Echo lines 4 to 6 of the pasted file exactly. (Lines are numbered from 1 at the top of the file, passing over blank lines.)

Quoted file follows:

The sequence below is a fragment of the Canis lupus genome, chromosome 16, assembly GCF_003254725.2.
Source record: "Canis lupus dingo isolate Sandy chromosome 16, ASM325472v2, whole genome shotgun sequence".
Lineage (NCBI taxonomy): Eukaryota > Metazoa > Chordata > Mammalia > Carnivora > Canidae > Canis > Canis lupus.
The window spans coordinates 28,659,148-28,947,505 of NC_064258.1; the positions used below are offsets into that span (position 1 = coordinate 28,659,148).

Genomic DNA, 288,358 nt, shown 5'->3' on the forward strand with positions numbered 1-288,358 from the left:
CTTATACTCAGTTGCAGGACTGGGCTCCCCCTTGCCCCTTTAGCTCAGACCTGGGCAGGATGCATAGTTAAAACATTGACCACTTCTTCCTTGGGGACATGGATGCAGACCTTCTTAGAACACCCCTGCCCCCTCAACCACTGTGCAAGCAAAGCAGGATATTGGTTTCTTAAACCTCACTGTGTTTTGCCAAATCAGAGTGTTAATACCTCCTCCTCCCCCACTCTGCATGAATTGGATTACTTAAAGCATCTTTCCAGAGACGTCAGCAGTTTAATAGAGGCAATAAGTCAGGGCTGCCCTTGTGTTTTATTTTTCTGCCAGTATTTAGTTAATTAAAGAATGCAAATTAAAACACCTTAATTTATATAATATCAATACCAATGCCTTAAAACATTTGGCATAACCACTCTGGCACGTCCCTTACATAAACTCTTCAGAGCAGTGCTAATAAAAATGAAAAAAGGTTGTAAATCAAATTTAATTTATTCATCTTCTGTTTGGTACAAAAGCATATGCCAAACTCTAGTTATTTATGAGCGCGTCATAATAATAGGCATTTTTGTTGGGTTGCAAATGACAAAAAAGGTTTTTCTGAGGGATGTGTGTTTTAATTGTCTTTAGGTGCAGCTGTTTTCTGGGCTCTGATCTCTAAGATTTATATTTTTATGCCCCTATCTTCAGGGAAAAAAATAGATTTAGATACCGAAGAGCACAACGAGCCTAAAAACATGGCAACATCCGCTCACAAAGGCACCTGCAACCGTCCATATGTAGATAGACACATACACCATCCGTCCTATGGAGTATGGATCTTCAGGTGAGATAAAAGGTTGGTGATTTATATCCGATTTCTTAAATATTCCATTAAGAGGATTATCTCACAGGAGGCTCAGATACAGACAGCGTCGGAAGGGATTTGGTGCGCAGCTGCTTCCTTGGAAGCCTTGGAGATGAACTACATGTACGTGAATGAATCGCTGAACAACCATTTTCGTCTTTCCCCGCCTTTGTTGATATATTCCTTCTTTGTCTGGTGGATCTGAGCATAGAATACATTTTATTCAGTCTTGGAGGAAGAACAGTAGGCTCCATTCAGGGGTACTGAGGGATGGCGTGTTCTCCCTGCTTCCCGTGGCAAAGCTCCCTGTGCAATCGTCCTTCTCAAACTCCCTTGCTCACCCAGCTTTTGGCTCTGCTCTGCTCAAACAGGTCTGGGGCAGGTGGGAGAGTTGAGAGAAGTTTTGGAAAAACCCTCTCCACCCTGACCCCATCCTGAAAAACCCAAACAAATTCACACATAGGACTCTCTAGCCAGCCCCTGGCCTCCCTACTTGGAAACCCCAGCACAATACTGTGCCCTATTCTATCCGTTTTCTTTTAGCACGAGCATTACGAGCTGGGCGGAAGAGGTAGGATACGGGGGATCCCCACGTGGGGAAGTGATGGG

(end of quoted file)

The window spans coordinates 28,659,148-28,947,505 of NC_064258.1; the positions used below are offsets into that span (position 1 = coordinate 28,659,148).

Genomic DNA, 288,358 nt, shown 5'->3' on the forward strand with positions numbered 1-288,358 from the left:
CTTATACTCAGTTGCAGGACTGGGCTCCCCCTTGCCCCTTTAGCTCAGACCTGGGCAGGATGCATAGTTAAAACATTGACCACTTCTTCCTTGGGGACATGGATGCAGACCTTCTTAGAACACCCCTGCCCCCTCAACCACTGTGCAAGCAAAGCAGGATATTGGTTTCTTAAACCTCACTGTGTTTTGCCAAATCAGAGTGTTAATACCTCCTCCTCCCCCACTCTGCATGAATTGGATTACTTAAAGCATCTTTCCAGAGACGTCAGCAGTTTAATAGAGGCAATAAGTCAGGGCTGCCCTTGTGTTTTATTTTTCTGCCAGTATTTAGTTAATTAAAGAATGCAAATTAAAACACCTTAATTTATATAATATCAATACCAATGCCTTAAAACATTTGGCATAACCACTCTGGCACGTCCCTTACATAAACTCTTCAGAGCAGTGCTAATAAAAATGAAAAAAGGTTGTAAATCAAATTTAATTTATTCATCTTCTGTTTGGTACAAAAGCATATGCCAAACTCTAGTTATTTATGAGCGCGTCATAATAATAGGCATTTTTGTTGGGTTGCAAATGACAAAAAAGGTTTTTCTGAGGGATGTGTGTTTTAATTGTCTTTAGGTGCAGCTGTTTTCTGGGCTCTGATCTCTAAGATTTATATTTTTATGCCCCTATCTTCAGGGAAAAAAATAGATTTAGATACCGAAGAGCACAACGAGCCTAAAAACATGGCAACATCCGCTCACAAAGGCACCTGCAACCGTCCATATGTAGATAGACACATACACCATCCGTCCTATGGAGTATGGATCTTCAGGTGAGATAAAAGGTTGGTGATTTATATCCGATTTCTTAAATATTCCATTAAGAGGATTATCTCACAGGAGGCTCAGATACAGACAGCGTCGGAAGGGATTTGGTGCGCAGCTGCTTCCTTGGAAGCCTTGGAGATGAACTACATGTACGTGAATGAATCGCTGAACAACCATTTTCGTCTTTCCCCGCCTTTGTTGATATATTCCTTCTTTGTCTGGTGGATCTGAGCATAGAATACATTTTATTCAGTCTTGGAGGAAGAACAGTAGGCTCCATTCAGGGGTACTGAGGGATGGCGTGTTCTCCCTGCTTCCCGTGGCAAAGCTCCCTGTGCAATCGTCCTTCTCAAACTCCCTTGCTCACCCAGCTTTTGGCTCTGCTCTGCTCAAACAGGTCTGGGGCAGGTGGGAGAGTTGAGAGAAGTTTTGGAAAAACCCTCTCCACCCTGACCCCATCCTGAAAAACCCAAACAAATTCACACATAGGACTCTCTAGCCAGCCCCTGGCCTCCCTACTTGGAAACCCCAGCACAATACTGTGCCCTATTCTATCCGTTTTCTTTTAGCACGAGCATTACGAGCTGGGCGGAAGAGGTAGGATACGGGGGATCCCCACGTGGGGAAGTGATGGG